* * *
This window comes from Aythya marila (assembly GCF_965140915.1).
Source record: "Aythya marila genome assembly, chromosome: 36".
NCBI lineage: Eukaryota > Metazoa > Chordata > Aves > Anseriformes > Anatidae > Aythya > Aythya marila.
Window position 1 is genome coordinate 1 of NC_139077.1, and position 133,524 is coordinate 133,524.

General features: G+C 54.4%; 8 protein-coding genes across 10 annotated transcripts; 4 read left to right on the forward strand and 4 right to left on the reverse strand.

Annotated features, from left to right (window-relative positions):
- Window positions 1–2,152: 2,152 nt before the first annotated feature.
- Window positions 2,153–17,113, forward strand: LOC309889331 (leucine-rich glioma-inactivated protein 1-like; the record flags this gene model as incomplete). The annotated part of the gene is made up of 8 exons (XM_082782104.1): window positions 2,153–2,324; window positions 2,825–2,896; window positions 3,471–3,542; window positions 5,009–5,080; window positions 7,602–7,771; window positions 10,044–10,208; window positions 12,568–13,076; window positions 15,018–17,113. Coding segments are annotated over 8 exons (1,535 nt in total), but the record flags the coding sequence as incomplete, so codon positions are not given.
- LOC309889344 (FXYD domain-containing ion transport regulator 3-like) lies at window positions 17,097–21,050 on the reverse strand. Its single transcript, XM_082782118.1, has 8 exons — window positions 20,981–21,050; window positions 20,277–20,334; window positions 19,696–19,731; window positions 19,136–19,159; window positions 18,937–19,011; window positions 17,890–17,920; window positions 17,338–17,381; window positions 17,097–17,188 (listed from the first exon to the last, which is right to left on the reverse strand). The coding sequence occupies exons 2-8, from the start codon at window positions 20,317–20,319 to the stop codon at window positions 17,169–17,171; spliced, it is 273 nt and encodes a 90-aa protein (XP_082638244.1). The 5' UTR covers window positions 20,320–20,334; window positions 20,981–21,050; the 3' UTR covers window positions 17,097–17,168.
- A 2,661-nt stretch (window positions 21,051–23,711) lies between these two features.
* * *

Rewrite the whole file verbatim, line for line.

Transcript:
This window comes from Aythya marila (assembly GCF_965140915.1).
Source record: "Aythya marila genome assembly, chromosome: 36".
NCBI lineage: Eukaryota > Metazoa > Chordata > Aves > Anseriformes > Anatidae > Aythya > Aythya marila.
Window position 1 is genome coordinate 1 of NC_139077.1, and position 133,524 is coordinate 133,524.

General features: G+C 54.4%; 8 protein-coding genes across 10 annotated transcripts; 4 read left to right on the forward strand and 4 right to left on the reverse strand.

Annotated features, from left to right (window-relative positions):
- Window positions 1–2,152: 2,152 nt before the first annotated feature.
- Window positions 2,153–17,113, forward strand: LOC309889331 (leucine-rich glioma-inactivated protein 1-like; the record flags this gene model as incomplete). The annotated part of the gene is made up of 8 exons (XM_082782104.1): window positions 2,153–2,324; window positions 2,825–2,896; window positions 3,471–3,542; window positions 5,009–5,080; window positions 7,602–7,771; window positions 10,044–10,208; window positions 12,568–13,076; window positions 15,018–17,113. Coding segments are annotated over 8 exons (1,535 nt in total), but the record flags the coding sequence as incomplete, so codon positions are not given.
- LOC309889344 (FXYD domain-containing ion transport regulator 3-like) lies at window positions 17,097–21,050 on the reverse strand. Its single transcript, XM_082782118.1, has 8 exons — window positions 20,981–21,050; window positions 20,277–20,334; window positions 19,696–19,731; window positions 19,136–19,159; window positions 18,937–19,011; window positions 17,890–17,920; window positions 17,338–17,381; window positions 17,097–17,188 (listed from the first exon to the last, which is right to left on the reverse strand). The coding sequence occupies exons 2-8, from the start codon at window positions 20,317–20,319 to the stop codon at window positions 17,169–17,171; spliced, it is 273 nt and encodes a 90-aa protein (XP_082638244.1). The 5' UTR covers window positions 20,320–20,334; window positions 20,981–21,050; the 3' UTR covers window positions 17,097–17,168.
- A 2,661-nt stretch (window positions 21,051–23,711) lies between these two features.